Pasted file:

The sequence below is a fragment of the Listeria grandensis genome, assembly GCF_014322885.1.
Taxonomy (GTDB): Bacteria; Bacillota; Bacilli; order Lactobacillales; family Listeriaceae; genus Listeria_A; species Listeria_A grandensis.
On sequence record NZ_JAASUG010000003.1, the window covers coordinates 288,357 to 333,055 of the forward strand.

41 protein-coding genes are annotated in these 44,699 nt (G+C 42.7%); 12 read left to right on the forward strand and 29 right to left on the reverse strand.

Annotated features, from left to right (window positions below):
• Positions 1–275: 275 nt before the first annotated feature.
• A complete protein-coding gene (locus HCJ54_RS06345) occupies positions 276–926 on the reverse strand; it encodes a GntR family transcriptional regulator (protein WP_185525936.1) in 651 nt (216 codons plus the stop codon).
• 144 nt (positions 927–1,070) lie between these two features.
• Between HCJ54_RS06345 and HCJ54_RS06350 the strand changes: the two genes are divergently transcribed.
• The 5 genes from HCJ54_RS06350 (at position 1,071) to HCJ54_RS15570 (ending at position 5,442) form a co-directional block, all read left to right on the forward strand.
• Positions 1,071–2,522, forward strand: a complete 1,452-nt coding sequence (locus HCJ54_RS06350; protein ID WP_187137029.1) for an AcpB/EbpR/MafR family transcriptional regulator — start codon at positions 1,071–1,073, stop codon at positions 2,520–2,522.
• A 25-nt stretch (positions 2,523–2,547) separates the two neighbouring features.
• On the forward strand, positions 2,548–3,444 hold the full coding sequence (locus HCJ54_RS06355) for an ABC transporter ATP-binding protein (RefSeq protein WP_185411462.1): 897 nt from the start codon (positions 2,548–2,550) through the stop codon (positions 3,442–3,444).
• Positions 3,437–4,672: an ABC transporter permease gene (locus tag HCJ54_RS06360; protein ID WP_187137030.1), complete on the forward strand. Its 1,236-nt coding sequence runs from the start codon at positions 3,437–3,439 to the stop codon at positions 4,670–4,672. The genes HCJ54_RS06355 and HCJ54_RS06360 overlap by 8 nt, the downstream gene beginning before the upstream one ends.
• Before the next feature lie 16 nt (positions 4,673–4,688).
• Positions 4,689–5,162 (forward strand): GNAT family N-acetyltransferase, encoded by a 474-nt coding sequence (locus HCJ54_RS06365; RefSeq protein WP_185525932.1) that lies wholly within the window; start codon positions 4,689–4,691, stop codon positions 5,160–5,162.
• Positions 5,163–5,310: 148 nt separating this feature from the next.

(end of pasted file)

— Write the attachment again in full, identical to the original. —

The sequence below is a fragment of the Listeria grandensis genome, assembly GCF_014322885.1.
Taxonomy (GTDB): Bacteria; Bacillota; Bacilli; order Lactobacillales; family Listeriaceae; genus Listeria_A; species Listeria_A grandensis.
On sequence record NZ_JAASUG010000003.1, the window covers coordinates 288,357 to 333,055 of the forward strand.

41 protein-coding genes are annotated in these 44,699 nt (G+C 42.7%); 12 read left to right on the forward strand and 29 right to left on the reverse strand.

Annotated features, from left to right (window positions below):
• Positions 1–275: 275 nt before the first annotated feature.
• A complete protein-coding gene (locus HCJ54_RS06345) occupies positions 276–926 on the reverse strand; it encodes a GntR family transcriptional regulator (protein WP_185525936.1) in 651 nt (216 codons plus the stop codon).
• 144 nt (positions 927–1,070) lie between these two features.
• Between HCJ54_RS06345 and HCJ54_RS06350 the strand changes: the two genes are divergently transcribed.
• The 5 genes from HCJ54_RS06350 (at position 1,071) to HCJ54_RS15570 (ending at position 5,442) form a co-directional block, all read left to right on the forward strand.
• Positions 1,071–2,522, forward strand: a complete 1,452-nt coding sequence (locus HCJ54_RS06350; protein ID WP_187137029.1) for an AcpB/EbpR/MafR family transcriptional regulator — start codon at positions 1,071–1,073, stop codon at positions 2,520–2,522.
• A 25-nt stretch (positions 2,523–2,547) separates the two neighbouring features.
• On the forward strand, positions 2,548–3,444 hold the full coding sequence (locus HCJ54_RS06355) for an ABC transporter ATP-binding protein (RefSeq protein WP_185411462.1): 897 nt from the start codon (positions 2,548–2,550) through the stop codon (positions 3,442–3,444).
• Positions 3,437–4,672: an ABC transporter permease gene (locus tag HCJ54_RS06360; protein ID WP_187137030.1), complete on the forward strand. Its 1,236-nt coding sequence runs from the start codon at positions 3,437–3,439 to the stop codon at positions 4,670–4,672. The genes HCJ54_RS06355 and HCJ54_RS06360 overlap by 8 nt, the downstream gene beginning before the upstream one ends.
• Before the next feature lie 16 nt (positions 4,673–4,688).
• Positions 4,689–5,162 (forward strand): GNAT family N-acetyltransferase, encoded by a 474-nt coding sequence (locus HCJ54_RS06365; RefSeq protein WP_185525932.1) that lies wholly within the window; start codon positions 4,689–4,691, stop codon positions 5,160–5,162.
• Positions 5,163–5,310: 148 nt separating this feature from the next.